It sure is a small world.
“Elyria is not known for its PhDs,” says Boyson, associate professor of finance, who recently met up with Mohammed at afterHours to reflect on the coincidence. “We want a mathematician to tell us the odds of this happening.”
The Ohio natives might not have uncovered this “who’d a thunk it” story—and gone on to become close friends—had it not been for their participation in a leadership development workshop for Northeastern faculty.
After the seminar, Boyson and Mohammed struck up a conversation. They realized that they were born at the same hospital, had grown up in the same town, and even shared the same orthodontist.
“He was a sadist,” Boyson recalls. “He would just grab the pliers and yank your teeth out.” Mohammed, associate clinical professor in the Department of Health Sciences and director of the Master of Public Health Program in Urban Health, had a similar experience. As he puts it, “I cried silently.”
Following the revelation, Mohammed relayed his “small world” story to his husband David O’Malley. O’Malley, associate professor of social work at Bridgewater State University, did some internet sleuthing while Mohammed called his sister to confirm their Elyria address. Only then did it become clear that both Mohammed and Boyson had once lived at 1095 North Pasadena Ave., the site of an 1,800-square-foot ranch-style home with six rooms and one-and-a-half baths.
‘Breaking and entering’
Mohammed lived there for the first four years of his life, from 1966 to 1970. His parents sold the house to the Boysons when his family moved to Milan, a small Ohio village, and Boyson lived there for the next 16 years, from when she was 2 until she was 18 and moved out for college. Her parents—who reached out to Mohammed via Facebook in the wake of this twist of fate—still live there.
“I will totally swing by the next time I’m in Cleveland,” says Mohammed, who hasn’t seen the home in more than 20 years. “My parents,” says Boyson, “would love that.”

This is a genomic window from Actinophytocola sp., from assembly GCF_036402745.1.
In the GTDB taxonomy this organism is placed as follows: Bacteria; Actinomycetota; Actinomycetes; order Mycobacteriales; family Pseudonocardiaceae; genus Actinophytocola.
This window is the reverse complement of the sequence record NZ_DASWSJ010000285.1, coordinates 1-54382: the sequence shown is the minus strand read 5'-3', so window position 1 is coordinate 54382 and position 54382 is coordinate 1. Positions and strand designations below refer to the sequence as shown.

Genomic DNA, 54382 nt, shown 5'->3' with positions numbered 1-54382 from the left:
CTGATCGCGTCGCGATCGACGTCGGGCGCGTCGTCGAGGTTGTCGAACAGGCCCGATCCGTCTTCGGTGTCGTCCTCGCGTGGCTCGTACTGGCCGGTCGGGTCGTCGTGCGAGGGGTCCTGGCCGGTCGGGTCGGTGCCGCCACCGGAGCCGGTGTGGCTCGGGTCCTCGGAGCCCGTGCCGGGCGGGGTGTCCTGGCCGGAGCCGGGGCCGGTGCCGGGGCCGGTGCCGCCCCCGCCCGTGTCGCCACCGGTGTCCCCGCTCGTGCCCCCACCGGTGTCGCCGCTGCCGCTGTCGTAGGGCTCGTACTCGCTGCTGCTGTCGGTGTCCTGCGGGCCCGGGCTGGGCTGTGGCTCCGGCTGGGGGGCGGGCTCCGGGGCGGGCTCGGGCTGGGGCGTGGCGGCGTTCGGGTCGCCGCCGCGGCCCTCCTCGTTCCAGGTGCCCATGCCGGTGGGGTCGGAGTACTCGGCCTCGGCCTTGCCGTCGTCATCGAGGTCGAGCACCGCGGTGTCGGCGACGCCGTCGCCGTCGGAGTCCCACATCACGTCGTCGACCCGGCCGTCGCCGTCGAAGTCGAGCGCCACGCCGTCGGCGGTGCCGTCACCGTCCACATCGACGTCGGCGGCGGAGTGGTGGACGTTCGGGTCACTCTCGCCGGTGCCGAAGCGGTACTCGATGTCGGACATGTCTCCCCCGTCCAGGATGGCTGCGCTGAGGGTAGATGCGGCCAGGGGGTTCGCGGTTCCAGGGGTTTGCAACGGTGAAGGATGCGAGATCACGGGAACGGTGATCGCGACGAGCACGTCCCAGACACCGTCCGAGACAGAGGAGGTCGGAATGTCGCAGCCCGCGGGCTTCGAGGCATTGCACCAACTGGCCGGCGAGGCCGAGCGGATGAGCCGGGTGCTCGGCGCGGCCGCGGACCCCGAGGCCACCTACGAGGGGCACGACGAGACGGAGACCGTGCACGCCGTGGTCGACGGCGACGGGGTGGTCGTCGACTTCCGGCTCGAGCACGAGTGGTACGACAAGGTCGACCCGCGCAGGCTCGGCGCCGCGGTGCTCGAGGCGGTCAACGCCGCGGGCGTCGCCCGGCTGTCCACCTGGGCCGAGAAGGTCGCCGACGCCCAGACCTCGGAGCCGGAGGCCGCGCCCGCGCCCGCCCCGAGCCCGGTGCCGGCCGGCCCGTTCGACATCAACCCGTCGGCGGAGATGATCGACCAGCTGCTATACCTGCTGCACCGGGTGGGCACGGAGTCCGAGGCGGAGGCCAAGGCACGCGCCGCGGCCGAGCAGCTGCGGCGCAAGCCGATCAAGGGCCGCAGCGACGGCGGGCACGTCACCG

Both Mohammed and Boyson, who happened to share at least two of the same babysitters when they were kids, have some vivid memories of their childhoods on Pasadena Avenue. Most of Mohammed’s memories have been reinforced by Super 8 home movies, which show him roller-skating in the driveway, relaxing under the backyard’s big weeping willow tree, and playing with his two dogs—a mutt named Bobi and a cocker spaniel named Rusty.
He remembers climbing onto a hot stove, burning his foot, and then running in pain through a glass door. “My parents say they have no memory of me running through the door,” he says, “but they do remember me going to the neighbor’s house and ‘breaking and entering’ to play the piano.”
Boyson recalls the basement’s “creepy crawl space” and the carpeted kitchen’s washer and dryer. “My parents,” she says, “were super excited about that.” She remembers eating peanut butter and jelly sandwiches under canopies fashioned out of tree branches and listening to Billy Joel in her bedroom, her favorite space in the now 66-year-old-home.
When she was 7 and her brother was 5, they decided to play a game, covering their heads with sleeping bags and then walking around the house in circles. It didn’t turn out so well. Boyson opened the basement door and her brother fell down the stairs, breaking his nose. “To this day,” she explains, “I’m not sure why I opened the door. I don’t think I was trying to kill him.”
The house looks considerably different now than it did in the 70s and 80s. Boyson’s parents remodeled the kitchen and the bathroom and planted a flower garden in the backyard, which has long been without a fence for keeping kids in plain view.
“My parents loved the house because of the neighborhood,” says Mohammed, whose folks are now in their 80s and living in Florida. “It had a large yard and wasn’t as cookie cutter as other areas of Elyria.” Notes Boyson: “I have a lot of happy memories of that house.”